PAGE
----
# How to make 3D hollow cuboid objects and cut holes out of it

I am trying to create a very simple 3D model a hollow cuboid with specific holes cut into it. I have an illustrator vector file with the shapes I want to replicate in 3D but struggling to find tutorials to help me create it.

Any tips on where to start and which tools to use would be greatly appreciated. I have attached a few images below to explain what I am trying to achieve. One image is a 3D illustration and the other is the net of the 3D object.

• Can you provide the vector file so that we can understand from what you have to start with ? Commented Jul 14, 2016 at 10:00
• If you have access to illustrator and the original file you could export it as SVG and import directly into blender. If you don't need a single object with a coherent continuous manifold mesh, it is as simple as extruding the imported bezier curve object's. Commented Jul 14, 2016 at 13:13
• I did try the SVG import but I couldn't get the holes to extrude through the object? I can provide the vector file, everything above i have as vectors, such as the original shape in the middle with holes cut through it, i have that as a vector. Commented Jul 14, 2016 at 14:05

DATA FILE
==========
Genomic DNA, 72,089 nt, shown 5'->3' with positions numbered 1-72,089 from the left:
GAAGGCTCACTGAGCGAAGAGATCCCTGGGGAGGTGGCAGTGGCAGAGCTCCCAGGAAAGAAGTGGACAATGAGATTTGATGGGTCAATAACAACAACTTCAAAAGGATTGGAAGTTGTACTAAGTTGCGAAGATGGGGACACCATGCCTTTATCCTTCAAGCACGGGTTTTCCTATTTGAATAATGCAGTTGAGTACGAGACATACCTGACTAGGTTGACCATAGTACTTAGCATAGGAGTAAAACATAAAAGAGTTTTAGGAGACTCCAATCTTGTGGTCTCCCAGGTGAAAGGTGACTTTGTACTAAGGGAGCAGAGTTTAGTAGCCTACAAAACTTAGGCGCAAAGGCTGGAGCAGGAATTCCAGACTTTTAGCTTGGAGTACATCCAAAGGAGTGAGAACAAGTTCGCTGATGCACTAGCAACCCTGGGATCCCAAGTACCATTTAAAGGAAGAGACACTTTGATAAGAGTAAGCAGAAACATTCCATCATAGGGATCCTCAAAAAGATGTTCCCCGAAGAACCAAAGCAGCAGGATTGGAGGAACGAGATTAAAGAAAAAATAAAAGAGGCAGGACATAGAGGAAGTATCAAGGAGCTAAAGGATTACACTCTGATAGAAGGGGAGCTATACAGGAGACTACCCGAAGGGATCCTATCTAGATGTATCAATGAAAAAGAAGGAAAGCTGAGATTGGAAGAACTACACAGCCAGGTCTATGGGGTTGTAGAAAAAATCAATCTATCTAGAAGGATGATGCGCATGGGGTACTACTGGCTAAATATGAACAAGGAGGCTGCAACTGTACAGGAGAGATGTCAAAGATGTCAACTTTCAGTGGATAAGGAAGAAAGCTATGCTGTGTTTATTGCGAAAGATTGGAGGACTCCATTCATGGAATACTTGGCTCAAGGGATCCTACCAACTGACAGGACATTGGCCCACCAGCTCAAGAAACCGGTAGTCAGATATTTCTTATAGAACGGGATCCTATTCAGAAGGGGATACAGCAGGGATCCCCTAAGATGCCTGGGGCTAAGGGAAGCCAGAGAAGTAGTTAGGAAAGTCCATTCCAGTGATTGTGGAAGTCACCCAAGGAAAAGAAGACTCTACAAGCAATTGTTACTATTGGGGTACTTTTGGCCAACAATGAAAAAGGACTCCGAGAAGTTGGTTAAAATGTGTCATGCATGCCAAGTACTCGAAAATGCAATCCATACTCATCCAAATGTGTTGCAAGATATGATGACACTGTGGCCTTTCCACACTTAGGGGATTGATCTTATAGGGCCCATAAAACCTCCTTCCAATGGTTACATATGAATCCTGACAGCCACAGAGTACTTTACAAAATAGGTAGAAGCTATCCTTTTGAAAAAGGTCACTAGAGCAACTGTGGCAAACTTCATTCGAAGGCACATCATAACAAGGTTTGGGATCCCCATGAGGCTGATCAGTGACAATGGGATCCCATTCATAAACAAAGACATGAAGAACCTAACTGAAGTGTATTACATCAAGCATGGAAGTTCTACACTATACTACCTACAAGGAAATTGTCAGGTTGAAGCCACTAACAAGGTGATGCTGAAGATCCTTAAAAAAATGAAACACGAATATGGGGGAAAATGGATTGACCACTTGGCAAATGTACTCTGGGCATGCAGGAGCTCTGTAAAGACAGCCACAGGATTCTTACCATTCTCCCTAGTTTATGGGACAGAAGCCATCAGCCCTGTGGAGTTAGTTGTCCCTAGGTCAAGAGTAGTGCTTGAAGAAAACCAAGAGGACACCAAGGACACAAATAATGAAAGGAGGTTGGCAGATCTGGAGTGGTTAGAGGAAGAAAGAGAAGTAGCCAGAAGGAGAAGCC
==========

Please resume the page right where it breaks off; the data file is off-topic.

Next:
• Seems like you are looking for the boolean modifier to cut the holes. Commented Jul 14, 2016 at 17:21

You can model this object quite easily this with a boolean modifier, and 3 array modifiers as well as a solidify modifier.

As for the actual shape of the holes in the image posted in your question, you can do this with a cube that is subdivided twice, then bevel the edges with Ctrl+B to round the shape and the mousewheel to adjust the cuts. Scale the object on the Z axis to finish it off.

For the rest of the object:

• Add a cube, scale on the x or y axis to the desired length, and apply scale with Ctrl+AScale. Then delete the faces at the ends with X in edit mode.
• In object mode add a solidify modifier to the cube, and adjust the thickness to the desired amount.
• Place your beveled cube where one of the holes should be. Scale it down accordingly.

• Add an array modifier to the small cube with an offset and count that is appropriate across the top of the larger cube.

• Add a second array modifier to the small cube to move the copies to the opposite side.
• Add a third array modifier to move the first two to base, and apply all in the order they were added.
• Add a boolean modifier to the larger cube set to difference with the small cube as the target object and apply.

You can delete the beveled cubes, they are no longer needed.